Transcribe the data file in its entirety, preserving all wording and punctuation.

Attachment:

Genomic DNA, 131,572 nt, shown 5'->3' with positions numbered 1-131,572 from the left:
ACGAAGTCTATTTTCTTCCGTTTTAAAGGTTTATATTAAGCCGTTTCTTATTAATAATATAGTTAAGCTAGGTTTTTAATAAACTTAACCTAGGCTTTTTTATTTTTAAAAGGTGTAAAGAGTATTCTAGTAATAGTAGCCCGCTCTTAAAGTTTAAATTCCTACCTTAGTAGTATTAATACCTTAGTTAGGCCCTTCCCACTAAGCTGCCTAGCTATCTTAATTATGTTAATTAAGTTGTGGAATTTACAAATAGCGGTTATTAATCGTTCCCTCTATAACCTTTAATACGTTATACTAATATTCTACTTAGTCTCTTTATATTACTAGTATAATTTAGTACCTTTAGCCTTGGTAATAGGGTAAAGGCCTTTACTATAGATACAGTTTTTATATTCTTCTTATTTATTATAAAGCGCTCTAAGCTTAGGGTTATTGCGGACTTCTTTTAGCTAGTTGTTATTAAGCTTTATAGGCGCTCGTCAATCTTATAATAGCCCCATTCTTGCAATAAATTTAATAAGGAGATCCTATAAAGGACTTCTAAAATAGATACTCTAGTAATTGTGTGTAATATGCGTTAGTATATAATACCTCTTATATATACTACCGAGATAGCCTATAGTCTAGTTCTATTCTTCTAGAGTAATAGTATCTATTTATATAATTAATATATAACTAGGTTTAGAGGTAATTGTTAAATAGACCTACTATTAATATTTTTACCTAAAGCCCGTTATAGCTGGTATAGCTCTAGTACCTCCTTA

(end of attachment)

Genomic DNA, 131,572 nt, shown 5'->3' with positions numbered 1-131,572 from the left:
ACGAAGTCTATTTTCTTCCGTTTTAAAGGTTTATATTAAGCCGTTTCTTATTAATAATATAGTTAAGCTAGGTTTTTAATAAACTTAACCTAGGCTTTTTTATTTTTAAAAGGTGTAAAGAGTATTCTAGTAATAGTAGCCCGCTCTTAAAGTTTAAATTCCTACCTTAGTAGTATTAATACCTTAGTTAGGCCCTTCCCACTAAGCTGCCTAGCTATCTTAATTATGTTAATTAAGTTGTGGAATTTACAAATAGCGGTTATTAATCGTTCCCTCTATAACCTTTAATACGTTATACTAATATTCTACTTAGTCTCTTTATATTACTAGTATAATTTAGTACCTTTAGCCTTGGTAATAGGGTAAAGGCCTTTACTATAGATACAGTTTTTATATTCTTCTTATTTATTATAAAGCGCTCTAAGCTTAGGGTTATTGCGGACTTCTTTTAGCTAGTTGTTATTAAGCTTTATAGGCGCTCGTCAATCTTATAATAGCCCCATTCTTGCAATAAATTTAATAAGGAGATCCTATAAAGGACTTCTAAAATAGATACTCTAGTAATTGTGTGTAATATGCGTTAGTATATAATACCTCTTATATATACTACCGAGATAGCCTATAGTCTAGTTCTATTCTTCTAGAGTAATAGTATCTATTTATATAATTAATATATAACTAGGTTTAGAGGTAATTGTTAAATAGACCTACTATTAATATTTTTACCTAAAGCCCGTTATAGCTGGTATAGCTCTAGTACCTCCTTA